Aim: To determine the health status of the patients of the Q fever outbreak in The Netherlands in 2007, 1 year after primary infection.
Design: Cross-sectional case-control study.
Methods: Health status of the patients from the 2007
Dutch Q fever outbreak was compared to age-, sex- and geographically matched and Q fever seronegative controls. Health status of both patients and controls was assessed with the Nijmegen Clinical Screening Instrument (NCSI).
Results: Fifty-four Q fever patients provided 34 years of age-and AZD8055 cost sex-matched controls from the same neighbourhood. Eleven controls had positive Q fever serology and were excluded. Q fever patients had significantly more problems on the subdomains of symptoms and functional impairment. Overall quality of life was decreased in both patients and controls, 59% vs. 39%, respectively, ns). Severe Selleckchem LDC000067 fatigue levels were present in 52% of patients vs. 26% in controls (P < 0.05).
Conclusion: These data support a sustained decrease in many aspects of health status in Q fever patients in The Netherlands, 1 year after primary infection.”
“Social play behavior is a characteristic, vigorous form of social interaction in young mammals. It is highly rewarding
and thought to be of major importance for social and cognitive development. The neural substrates of social play are incompletely understood, but there is evidence to support a role for the prefrontal cortex (PFC) and striatum in this behavior. Using pharmacological inactivation methods, ie, infusions of GABA receptor agonists (baclofen and muscimol; B&M) or the AMPA/kainate receptor antagonist 6,7-dinitroquinoxaline-2,3(1H,4H)-dione (DNQX), we investigated the involvement of several subregions of the medial PFC and striatum in social play. Inactivation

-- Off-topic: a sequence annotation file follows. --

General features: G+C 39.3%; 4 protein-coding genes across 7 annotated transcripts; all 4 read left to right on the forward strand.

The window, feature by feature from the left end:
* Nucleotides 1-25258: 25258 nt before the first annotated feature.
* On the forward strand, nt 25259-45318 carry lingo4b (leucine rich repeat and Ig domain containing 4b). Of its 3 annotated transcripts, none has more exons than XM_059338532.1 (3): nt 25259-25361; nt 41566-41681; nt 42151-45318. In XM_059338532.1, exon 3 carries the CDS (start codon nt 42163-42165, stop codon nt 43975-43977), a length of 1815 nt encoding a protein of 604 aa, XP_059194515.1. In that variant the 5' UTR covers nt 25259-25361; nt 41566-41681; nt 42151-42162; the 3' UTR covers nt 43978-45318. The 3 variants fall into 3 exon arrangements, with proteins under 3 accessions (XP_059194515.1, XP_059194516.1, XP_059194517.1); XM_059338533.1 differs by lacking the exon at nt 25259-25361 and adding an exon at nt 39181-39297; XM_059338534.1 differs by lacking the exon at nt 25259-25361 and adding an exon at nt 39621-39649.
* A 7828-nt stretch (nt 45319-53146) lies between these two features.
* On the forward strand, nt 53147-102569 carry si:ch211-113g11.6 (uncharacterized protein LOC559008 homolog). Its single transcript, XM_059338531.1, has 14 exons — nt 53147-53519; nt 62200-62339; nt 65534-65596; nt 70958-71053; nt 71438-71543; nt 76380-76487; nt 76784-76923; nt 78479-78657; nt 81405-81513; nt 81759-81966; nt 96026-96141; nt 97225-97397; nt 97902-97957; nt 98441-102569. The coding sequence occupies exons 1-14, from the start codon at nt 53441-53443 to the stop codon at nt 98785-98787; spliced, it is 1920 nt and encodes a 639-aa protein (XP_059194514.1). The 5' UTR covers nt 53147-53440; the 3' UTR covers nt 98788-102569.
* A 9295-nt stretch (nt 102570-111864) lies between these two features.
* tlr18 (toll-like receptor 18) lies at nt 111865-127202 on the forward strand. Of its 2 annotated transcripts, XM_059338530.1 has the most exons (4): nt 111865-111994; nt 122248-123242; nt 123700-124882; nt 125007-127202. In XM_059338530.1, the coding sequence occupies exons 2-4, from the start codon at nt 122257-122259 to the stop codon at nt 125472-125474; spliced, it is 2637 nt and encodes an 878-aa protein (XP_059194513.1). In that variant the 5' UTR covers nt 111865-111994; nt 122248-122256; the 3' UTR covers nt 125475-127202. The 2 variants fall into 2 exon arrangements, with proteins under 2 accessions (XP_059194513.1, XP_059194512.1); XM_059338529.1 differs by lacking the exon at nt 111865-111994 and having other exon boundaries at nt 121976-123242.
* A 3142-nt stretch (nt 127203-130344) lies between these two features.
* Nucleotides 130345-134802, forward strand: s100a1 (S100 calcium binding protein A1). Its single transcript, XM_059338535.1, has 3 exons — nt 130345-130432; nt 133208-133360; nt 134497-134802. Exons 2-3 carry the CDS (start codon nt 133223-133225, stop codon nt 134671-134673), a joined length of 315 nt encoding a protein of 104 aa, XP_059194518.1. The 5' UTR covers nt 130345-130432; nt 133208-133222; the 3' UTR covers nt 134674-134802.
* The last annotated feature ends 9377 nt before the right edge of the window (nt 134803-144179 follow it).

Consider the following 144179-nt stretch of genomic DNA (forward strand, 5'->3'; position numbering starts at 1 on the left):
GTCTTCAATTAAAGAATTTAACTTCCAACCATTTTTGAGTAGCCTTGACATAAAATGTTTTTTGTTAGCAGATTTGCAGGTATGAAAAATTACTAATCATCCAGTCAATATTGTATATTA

of the prelimbic cortex, infralimbic cortex, and medial/ventral orbitofrontal cortex using B&M markedly reduced frequency and duration of social play behavior. Local administration of DNQX into the dorsomedial striatum increased the frequency and duration of social play, medroxyprogesterone whereas infusion of B&M tended to have the same effect. Inactivation of the nucleus accumbens (NAcc) core using B&M increased duration but not frequency of social play, whereas B&M infusion into the NAcc shell did not influence social play behavior. Thus, functional integrity of the medial PFC is important for the expression of social play behavior. Glutamatergic inputs into the dorsomedial striatum exert an inhibitory influence on social play, and functional activity in the NAcc core acts to limit the length of playful interactions. These results highlight the importance of prefrontal and striatal circuits implicated in cognitive control, decision making, behavioral inhibition, and reward-associated processes in social play behavior.